What do you do when you think you're coming down with a cold? Rest in bed, put on Netflix, get a bowl of chicken soup? Maybe. Do you know what I do? I get my boyfriend out of bed at 7:30 am and tell him we're going on a hike even though my throat is sore and that soreness is working its way into my ears. Body aches? Check. Tickle in the throat? Check. But the sun is shining and I want nature.
I thought Henry W. Coe was beautiful in the fall with rolling hills and the foliage, but this late winter/early spring border time the rain creates hills with a neon Crayola spring green velvet fuzz. Grass is not just a well trimmed lawn. It's flowing green sprinkled with the silver locks of an aging death metal singer. Trampled with mud and soggy with run off from the impromptu creeks. Scratchy stiff stalks buzzing with bees.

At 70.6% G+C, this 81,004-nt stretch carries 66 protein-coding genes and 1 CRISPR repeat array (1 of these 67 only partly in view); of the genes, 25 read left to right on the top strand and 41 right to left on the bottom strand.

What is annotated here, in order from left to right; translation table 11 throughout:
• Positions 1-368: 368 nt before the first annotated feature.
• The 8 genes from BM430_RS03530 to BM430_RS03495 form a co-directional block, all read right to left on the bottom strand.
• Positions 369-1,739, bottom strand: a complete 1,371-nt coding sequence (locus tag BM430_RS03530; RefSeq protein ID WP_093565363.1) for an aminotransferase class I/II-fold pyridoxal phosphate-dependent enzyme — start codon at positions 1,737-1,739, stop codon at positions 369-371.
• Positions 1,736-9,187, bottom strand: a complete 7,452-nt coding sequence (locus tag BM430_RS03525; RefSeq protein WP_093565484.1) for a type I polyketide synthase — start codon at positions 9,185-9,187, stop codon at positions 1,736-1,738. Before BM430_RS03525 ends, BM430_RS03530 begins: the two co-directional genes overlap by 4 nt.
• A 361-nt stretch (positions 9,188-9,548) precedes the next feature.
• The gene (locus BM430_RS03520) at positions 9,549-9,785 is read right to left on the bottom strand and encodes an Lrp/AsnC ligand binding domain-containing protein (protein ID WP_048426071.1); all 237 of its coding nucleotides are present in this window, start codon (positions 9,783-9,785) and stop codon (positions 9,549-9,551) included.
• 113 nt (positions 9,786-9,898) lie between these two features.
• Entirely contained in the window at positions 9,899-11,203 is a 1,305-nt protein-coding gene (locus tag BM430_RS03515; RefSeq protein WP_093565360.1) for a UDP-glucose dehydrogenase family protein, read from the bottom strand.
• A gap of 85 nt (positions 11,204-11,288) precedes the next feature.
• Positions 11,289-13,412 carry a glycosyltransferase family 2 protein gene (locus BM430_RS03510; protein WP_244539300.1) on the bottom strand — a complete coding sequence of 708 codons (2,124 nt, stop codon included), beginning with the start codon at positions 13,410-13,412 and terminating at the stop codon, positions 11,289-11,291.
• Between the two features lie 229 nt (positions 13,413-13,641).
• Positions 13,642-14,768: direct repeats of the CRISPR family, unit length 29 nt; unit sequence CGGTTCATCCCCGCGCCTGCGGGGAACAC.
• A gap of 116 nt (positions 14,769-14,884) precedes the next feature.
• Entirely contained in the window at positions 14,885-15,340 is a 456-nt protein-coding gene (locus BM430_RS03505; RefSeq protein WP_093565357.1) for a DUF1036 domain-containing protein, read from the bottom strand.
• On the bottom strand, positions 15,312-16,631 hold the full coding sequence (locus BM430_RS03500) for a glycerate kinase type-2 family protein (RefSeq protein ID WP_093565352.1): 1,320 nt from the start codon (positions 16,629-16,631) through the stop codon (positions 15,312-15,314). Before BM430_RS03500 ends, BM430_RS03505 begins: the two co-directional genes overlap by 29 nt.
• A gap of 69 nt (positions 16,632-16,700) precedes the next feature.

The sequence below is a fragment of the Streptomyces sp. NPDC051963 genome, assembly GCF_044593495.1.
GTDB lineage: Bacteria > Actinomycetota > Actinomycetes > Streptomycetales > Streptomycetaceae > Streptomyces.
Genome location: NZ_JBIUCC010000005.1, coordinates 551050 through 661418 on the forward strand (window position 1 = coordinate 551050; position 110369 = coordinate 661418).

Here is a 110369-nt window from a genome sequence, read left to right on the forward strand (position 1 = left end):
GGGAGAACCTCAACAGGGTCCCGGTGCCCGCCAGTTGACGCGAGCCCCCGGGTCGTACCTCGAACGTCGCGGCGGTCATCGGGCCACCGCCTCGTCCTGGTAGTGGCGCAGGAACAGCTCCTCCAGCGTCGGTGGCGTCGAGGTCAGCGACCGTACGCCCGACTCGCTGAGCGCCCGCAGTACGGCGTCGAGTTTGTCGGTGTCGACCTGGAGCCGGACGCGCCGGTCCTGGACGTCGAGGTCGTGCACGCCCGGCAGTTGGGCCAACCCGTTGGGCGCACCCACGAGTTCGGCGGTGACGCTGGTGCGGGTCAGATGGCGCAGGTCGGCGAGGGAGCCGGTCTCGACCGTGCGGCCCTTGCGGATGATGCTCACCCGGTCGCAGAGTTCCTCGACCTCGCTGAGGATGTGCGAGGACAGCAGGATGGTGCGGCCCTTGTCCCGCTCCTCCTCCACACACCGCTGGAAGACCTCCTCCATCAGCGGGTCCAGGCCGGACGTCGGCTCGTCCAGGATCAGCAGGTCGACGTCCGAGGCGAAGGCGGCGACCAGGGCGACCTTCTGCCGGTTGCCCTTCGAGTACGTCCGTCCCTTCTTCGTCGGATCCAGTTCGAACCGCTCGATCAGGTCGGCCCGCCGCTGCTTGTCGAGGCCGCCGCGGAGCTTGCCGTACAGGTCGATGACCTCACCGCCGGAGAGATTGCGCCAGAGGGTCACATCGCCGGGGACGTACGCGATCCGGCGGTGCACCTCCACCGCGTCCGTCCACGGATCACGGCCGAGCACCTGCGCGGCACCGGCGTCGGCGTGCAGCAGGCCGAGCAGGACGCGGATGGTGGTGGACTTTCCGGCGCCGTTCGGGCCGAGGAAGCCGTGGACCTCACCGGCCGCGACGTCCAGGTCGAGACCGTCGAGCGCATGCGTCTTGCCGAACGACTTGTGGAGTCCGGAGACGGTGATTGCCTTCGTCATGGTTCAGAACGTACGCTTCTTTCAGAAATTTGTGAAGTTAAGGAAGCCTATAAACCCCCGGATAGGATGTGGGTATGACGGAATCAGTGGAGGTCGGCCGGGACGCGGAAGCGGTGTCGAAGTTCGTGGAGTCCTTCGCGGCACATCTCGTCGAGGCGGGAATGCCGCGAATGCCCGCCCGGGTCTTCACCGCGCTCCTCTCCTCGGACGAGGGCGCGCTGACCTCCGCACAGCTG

Oh, the bees. As much as I value those black and yellow deliverers of honey and beeswax, they mildly terrify me when they are anywhere above the knee, which is why I screamed when my hand grabbed one from my hair. I will probably never live that moment down nor the later one when I requested my boyfriend remove a bee from my sleeve and had to look away when he did so.
The rain brought many surprises: washouts, bees, and seven salamander friends. In the redwood forest, I normally count banana slugs as a hiking ritual but Henry W. Coe is not their habitat; however, it is the home of salamanders. Initial salamander, we thought, must have been a rogue. Kicked out of the creek side congress, it sought higher and dryer ground away from the rain swollen torrents. But no, this was a community exodus. First among seven sighted salamanders, it was a leader guiding its compatriots to comfortably moist freedom.
The trail leaves the creek side and salamanders as you progress back toward headquarters. Meandering away and from the California black oak and ponderosa pine studded hillsides, run off cross-hatches the trail making what would be a rather mediocre dry weather trail into something fun and muddy.